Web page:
What is Hoshin Kanri?
Hoshin Kanri is a Lean approach used for strategic company-wide improvements.
The phrase Hoshin Kanri (方針管理) means policy management and represents the concept of guiding an entire company in an agreed-upon, clear direction. It’s made of three Japanese words: Ho (method), Shin (compass), and Kanri (management or control).
Hoshin Planning, as it’s also called, consists of 7 points setting the direction of improvement initiatives, which unify company organizational strategy.
The origins of the idea trace back to the times of Miyamoto Musashi, a great Samurai teacher of strategy. Hoshin Kanri is also closely connected to Deming’s Plan - Do - Check - Act cycle, as well as to Joseph M. Juran’s teachings about the role of management in quality control methods needed for strategic development.
Why should companies implement Hoshin Kanri?
As with all Lean tools, the aim of implementing Hoshin Kanri is minimizing waste and driving value to the client. It’s easy to observe that if a company runs multiple Kaizen initiatives at once, they may be overlapping and, in some cases, conflicting with each other. While a company like that could achieve some results, they would be far greater if a systematic approach to deploying strategy - Hoshin Kanri - was used.
Not knowing what to say no to, rather than what to say yes to, is a common problem in strategic development. Too many projects lead to staff burnout and generate waste through context switching, resulting in delays and fewer projects completed at the end of the year. Since fighting overproduction with decreased Work in Progress helps to minimize context switching, it will also improve your process throughput.
Hoshin Planning makes it possible to deploy a cascading strategic direction at all levels of a company, from the CEO, right down to a local team leader, also delivering ways to communicate and monitor that direction successfully.
How to use Hoshin Kanri?
There is no better example of a successful implementation of Hoshin Kanri than the Toyota Production System. That said, it will be crucial to keep in mind that the automotive masters have decades of Lean maturity under their belt. Hence, trying to copy them without a preexisting culture would be equivalent to expecting a kid playing in their backyard to perform a triple salchow - the results will not be pleasant. Your journey should start with maturing present working models before you begin emulating Toyota.
Step 1: Strategy: Create the vision
Build a 10-year vision on data from experts and your leadership team experience gathered across all areas and company locations. It will be worth considering any vision statements and strategic goals already maintained and whether they need updating or turning into brand new ones.
Step 2: Tactics: Build short term objectives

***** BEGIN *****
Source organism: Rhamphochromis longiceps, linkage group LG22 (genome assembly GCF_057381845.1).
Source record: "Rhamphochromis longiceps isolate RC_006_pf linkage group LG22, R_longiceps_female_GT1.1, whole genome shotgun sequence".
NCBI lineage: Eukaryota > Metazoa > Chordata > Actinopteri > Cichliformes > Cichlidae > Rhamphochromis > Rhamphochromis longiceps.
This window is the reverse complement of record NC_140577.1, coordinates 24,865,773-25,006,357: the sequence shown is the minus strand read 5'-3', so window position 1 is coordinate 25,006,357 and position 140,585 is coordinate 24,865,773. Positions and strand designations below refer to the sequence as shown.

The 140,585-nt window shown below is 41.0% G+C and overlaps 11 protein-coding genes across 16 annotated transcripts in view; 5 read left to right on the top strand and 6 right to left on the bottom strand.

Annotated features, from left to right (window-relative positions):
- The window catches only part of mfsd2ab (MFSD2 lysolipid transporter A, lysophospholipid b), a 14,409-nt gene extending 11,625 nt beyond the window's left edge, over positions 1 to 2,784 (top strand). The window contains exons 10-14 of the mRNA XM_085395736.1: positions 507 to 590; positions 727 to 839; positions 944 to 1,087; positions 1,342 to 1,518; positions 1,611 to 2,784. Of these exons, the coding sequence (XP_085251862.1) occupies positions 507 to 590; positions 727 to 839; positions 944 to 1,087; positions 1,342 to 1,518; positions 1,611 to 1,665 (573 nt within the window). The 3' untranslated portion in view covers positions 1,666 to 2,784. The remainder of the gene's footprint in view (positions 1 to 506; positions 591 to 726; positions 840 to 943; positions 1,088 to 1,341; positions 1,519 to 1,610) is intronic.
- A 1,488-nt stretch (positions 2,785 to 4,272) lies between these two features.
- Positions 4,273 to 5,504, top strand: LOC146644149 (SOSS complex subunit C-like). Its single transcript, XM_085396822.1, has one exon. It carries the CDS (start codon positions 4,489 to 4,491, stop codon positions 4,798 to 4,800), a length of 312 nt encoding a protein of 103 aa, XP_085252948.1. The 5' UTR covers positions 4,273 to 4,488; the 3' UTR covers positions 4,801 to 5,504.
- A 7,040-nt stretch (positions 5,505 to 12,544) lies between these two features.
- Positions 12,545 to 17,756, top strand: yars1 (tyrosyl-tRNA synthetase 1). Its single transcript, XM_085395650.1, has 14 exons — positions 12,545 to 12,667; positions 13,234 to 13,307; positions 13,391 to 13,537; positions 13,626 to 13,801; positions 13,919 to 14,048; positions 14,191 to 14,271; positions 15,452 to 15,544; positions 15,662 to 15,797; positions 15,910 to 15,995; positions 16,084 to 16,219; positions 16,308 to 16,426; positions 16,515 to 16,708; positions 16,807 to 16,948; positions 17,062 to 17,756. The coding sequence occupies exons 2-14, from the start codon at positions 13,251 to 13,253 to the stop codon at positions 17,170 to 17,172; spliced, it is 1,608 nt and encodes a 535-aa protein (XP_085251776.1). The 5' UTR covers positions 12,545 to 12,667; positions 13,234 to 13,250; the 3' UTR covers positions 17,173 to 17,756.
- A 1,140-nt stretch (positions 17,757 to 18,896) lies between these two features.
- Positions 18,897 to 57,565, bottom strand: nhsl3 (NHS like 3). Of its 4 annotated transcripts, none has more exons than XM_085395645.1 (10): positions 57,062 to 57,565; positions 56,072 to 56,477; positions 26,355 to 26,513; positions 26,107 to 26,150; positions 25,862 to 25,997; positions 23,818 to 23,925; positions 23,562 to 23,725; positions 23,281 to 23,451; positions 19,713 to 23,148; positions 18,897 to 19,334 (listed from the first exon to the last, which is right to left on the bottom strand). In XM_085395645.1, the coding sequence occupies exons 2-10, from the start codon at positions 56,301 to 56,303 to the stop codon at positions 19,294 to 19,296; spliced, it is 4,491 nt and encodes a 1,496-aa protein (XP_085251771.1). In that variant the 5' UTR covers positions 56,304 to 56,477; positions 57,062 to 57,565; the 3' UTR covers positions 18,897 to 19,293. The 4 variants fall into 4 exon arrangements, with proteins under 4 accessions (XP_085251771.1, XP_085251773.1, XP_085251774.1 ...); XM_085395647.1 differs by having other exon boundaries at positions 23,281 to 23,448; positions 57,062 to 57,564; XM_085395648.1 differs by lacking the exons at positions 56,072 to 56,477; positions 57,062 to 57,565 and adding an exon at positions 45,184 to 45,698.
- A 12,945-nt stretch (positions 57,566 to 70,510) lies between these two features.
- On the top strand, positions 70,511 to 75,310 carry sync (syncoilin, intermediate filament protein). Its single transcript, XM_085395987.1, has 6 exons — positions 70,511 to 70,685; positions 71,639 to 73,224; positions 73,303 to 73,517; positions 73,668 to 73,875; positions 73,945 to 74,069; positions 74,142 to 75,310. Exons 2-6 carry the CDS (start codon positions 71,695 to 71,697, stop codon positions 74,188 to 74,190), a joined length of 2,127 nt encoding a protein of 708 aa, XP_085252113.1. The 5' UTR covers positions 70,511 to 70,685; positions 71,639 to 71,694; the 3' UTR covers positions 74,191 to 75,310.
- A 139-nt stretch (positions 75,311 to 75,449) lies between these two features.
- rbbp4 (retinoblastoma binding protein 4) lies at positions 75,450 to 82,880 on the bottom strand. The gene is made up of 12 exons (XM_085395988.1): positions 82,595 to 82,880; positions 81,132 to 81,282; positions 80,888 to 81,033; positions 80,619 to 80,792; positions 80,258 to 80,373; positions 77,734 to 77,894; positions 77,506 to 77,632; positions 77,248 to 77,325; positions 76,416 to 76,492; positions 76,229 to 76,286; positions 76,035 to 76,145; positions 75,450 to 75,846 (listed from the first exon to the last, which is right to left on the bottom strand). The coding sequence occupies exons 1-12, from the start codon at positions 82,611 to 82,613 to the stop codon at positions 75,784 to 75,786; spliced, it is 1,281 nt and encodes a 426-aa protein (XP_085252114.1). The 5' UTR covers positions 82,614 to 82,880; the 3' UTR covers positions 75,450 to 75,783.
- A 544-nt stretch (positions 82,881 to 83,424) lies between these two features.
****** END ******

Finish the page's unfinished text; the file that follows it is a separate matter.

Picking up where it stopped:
Translate the 10-year vision into more concrete, actionable 3 to 5-year plans. Do this through the process of nemawashi: a collaborative approach in which senior and mid-level management discuss the viability of the proposed objectives, making reality-based adjustments where necessary. Typically, at this stage, it pays to distinguish between the objectives valid from an existing client perspective, and form your potential client outlook, separately.
Step 3: Set up detailed, yearly objectives
Next, create annual plans that further break down the 3-5 year strategic objectives to decide how to allocate targets to specific teams and how they should achieve them. This one is a continuous, collaborative back-and-forth process known as catch ball. It ensures that, e.g., national and regional goals are refined while - yes - stretching the team but without creating unrealistic expectations.
Step 4: Communicate objectives to operations
It’s time to communicate the plans made at step 3 down to the teams, along with KPIs and objectives. These plans are often communicated using a Hoshin Planning matrix or supplemented with project plans, resource demands, value streams, and other artifacts. All goals need translation into measurable metrics at every level of the hierarchy.
Step 5: Execute and establish objectives
Finally, you execute the yearly plans and objectives, often using the PDCA cycle or Kaizen events based on SCORE: Select, Clarify, Organize, Run, Evaluate. The crucial element is to offer the teams a framework to plan, make, and measure improvements. Failing to do so is likely going to render the objectives unachievable.
Step 6: Review if the objectives are met
Through Gemba and Kaizen the plan needs a review to see how the company is progressing. To schedule any actions for now and to set goals for next year. Do the review at intervals that best match your company size and speed.
Step 7: Analyze objectives for the next year
Using the data gathered during the 12-month experience, you can now determine realistic goals for the year to come.
Remarks on Toyota’s experience
It is important to note that Hoshin Kanri, just like any other Lean tool, is not a silver bullet. The author of “The Toyota Way” book mentions how Toyota never used the Hoshin Planning Matrix, in trust that tools like that could degrade into fancy charts that do not produce any discipline or focus on improvement.
Hoshin Kanri’s key focus at Toyota has been to develop its people and leaders. Rather than being a cost-cutting, quick profit-making tool, Hoshin Planning is a long-term philosophy, focusing on building a process relevant to producing the best results.
The key benefits of using Hoshin Planning
- Unity and understanding of goals across all organizational levels
- Maintained alignment of goals through time, thanks to regular, detailed reviews
- Higher levels of strategic buy-in across all levels
- Easier decision-making process with more empowered employees